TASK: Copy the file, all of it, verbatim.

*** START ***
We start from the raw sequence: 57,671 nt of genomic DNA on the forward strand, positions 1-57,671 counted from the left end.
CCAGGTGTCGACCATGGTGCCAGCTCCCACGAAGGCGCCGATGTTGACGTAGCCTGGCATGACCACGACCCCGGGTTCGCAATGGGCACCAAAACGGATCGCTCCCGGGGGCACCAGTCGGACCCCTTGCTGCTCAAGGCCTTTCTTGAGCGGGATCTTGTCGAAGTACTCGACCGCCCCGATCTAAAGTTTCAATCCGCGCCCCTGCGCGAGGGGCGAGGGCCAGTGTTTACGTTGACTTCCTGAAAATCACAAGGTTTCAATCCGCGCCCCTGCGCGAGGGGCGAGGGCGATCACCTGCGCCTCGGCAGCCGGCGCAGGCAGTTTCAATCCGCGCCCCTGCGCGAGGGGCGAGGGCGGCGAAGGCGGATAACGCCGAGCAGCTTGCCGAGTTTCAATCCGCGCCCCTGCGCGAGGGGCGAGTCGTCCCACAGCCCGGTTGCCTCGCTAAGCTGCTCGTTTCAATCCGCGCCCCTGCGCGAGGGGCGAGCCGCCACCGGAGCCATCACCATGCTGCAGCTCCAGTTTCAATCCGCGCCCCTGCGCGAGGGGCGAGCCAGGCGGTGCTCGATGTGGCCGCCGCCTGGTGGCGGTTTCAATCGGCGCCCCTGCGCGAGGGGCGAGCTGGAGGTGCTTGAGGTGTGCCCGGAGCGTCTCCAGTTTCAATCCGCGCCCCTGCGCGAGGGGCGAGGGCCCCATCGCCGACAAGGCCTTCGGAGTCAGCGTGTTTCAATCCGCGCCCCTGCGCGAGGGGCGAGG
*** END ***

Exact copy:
We start from the raw sequence: 57,671 nt of genomic DNA on the forward strand, positions 1-57,671 counted from the left end.
CCAGGTGTCGACCATGGTGCCAGCTCCCACGAAGGCGCCGATGTTGACGTAGCCTGGCATGACCACGACCCCGGGTTCGCAATGGGCACCAAAACGGATCGCTCCCGGGGGCACCAGTCGGACCCCTTGCTGCTCAAGGCCTTTCTTGAGCGGGATCTTGTCGAAGTACTCGACCGCCCCGATCTAAAGTTTCAATCCGCGCCCCTGCGCGAGGGGCGAGGGCCAGTGTTTACGTTGACTTCCTGAAAATCACAAGGTTTCAATCCGCGCCCCTGCGCGAGGGGCGAGGGCGATCACCTGCGCCTCGGCAGCCGGCGCAGGCAGTTTCAATCCGCGCCCCTGCGCGAGGGGCGAGGGCGGCGAAGGCGGATAACGCCGAGCAGCTTGCCGAGTTTCAATCCGCGCCCCTGCGCGAGGGGCGAGTCGTCCCACAGCCCGGTTGCCTCGCTAAGCTGCTCGTTTCAATCCGCGCCCCTGCGCGAGGGGCGAGCCGCCACCGGAGCCATCACCATGCTGCAGCTCCAGTTTCAATCCGCGCCCCTGCGCGAGGGGCGAGCCAGGCGGTGCTCGATGTGGCCGCCGCCTGGTGGCGGTTTCAATCGGCGCCCCTGCGCGAGGGGCGAGCTGGAGGTGCTTGAGGTGTGCCCGGAGCGTCTCCAGTTTCAATCCGCGCCCCTGCGCGAGGGGCGAGGGCCCCATCGCCGACAAGGCCTTCGGAGTCAGCGTGTTTCAATCCGCGCCCCTGCGCGAGGGGCGAGG